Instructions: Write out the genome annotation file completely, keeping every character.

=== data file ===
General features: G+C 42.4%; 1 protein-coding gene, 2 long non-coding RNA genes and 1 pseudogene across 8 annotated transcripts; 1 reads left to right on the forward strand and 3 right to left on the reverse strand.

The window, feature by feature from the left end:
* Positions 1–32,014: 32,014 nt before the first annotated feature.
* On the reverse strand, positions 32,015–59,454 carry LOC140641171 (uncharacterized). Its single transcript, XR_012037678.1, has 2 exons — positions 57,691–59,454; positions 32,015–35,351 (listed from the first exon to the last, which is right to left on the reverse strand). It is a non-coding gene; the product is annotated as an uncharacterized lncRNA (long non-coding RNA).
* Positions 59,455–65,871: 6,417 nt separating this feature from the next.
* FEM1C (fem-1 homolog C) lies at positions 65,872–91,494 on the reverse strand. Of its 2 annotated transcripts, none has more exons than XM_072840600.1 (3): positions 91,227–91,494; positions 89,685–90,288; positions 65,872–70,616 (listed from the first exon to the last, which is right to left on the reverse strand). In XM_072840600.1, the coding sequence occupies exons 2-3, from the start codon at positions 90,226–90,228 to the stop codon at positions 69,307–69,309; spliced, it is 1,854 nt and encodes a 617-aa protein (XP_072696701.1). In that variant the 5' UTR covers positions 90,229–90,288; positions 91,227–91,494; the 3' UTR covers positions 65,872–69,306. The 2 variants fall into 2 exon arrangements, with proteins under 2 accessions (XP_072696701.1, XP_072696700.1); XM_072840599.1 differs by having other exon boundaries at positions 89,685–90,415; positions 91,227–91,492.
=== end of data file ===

General features: G+C 42.4%; 1 protein-coding gene, 2 long non-coding RNA genes and 1 pseudogene across 8 annotated transcripts; 1 reads left to right on the forward strand and 3 right to left on the reverse strand.

The window, feature by feature from the left end:
* Positions 1–32,014: 32,014 nt before the first annotated feature.
* On the reverse strand, positions 32,015–59,454 carry LOC140641171 (uncharacterized). Its single transcript, XR_012037678.1, has 2 exons — positions 57,691–59,454; positions 32,015–35,351 (listed from the first exon to the last, which is right to left on the reverse strand). It is a non-coding gene; the product is annotated as an uncharacterized lncRNA (long non-coding RNA).
* Positions 59,455–65,871: 6,417 nt separating this feature from the next.
* FEM1C (fem-1 homolog C) lies at positions 65,872–91,494 on the reverse strand. Of its 2 annotated transcripts, none has more exons than XM_072840600.1 (3): positions 91,227–91,494; positions 89,685–90,288; positions 65,872–70,616 (listed from the first exon to the last, which is right to left on the reverse strand). In XM_072840600.1, the coding sequence occupies exons 2-3, from the start codon at positions 90,226–90,228 to the stop codon at positions 69,307–69,309; spliced, it is 1,854 nt and encodes a 617-aa protein (XP_072696701.1). In that variant the 5' UTR covers positions 90,229–90,288; positions 91,227–91,494; the 3' UTR covers positions 65,872–69,306. The 2 variants fall into 2 exon arrangements, with proteins under 2 accessions (XP_072696701.1, XP_072696700.1); XM_072840599.1 differs by having other exon boundaries at positions 89,685–90,415; positions 91,227–91,492.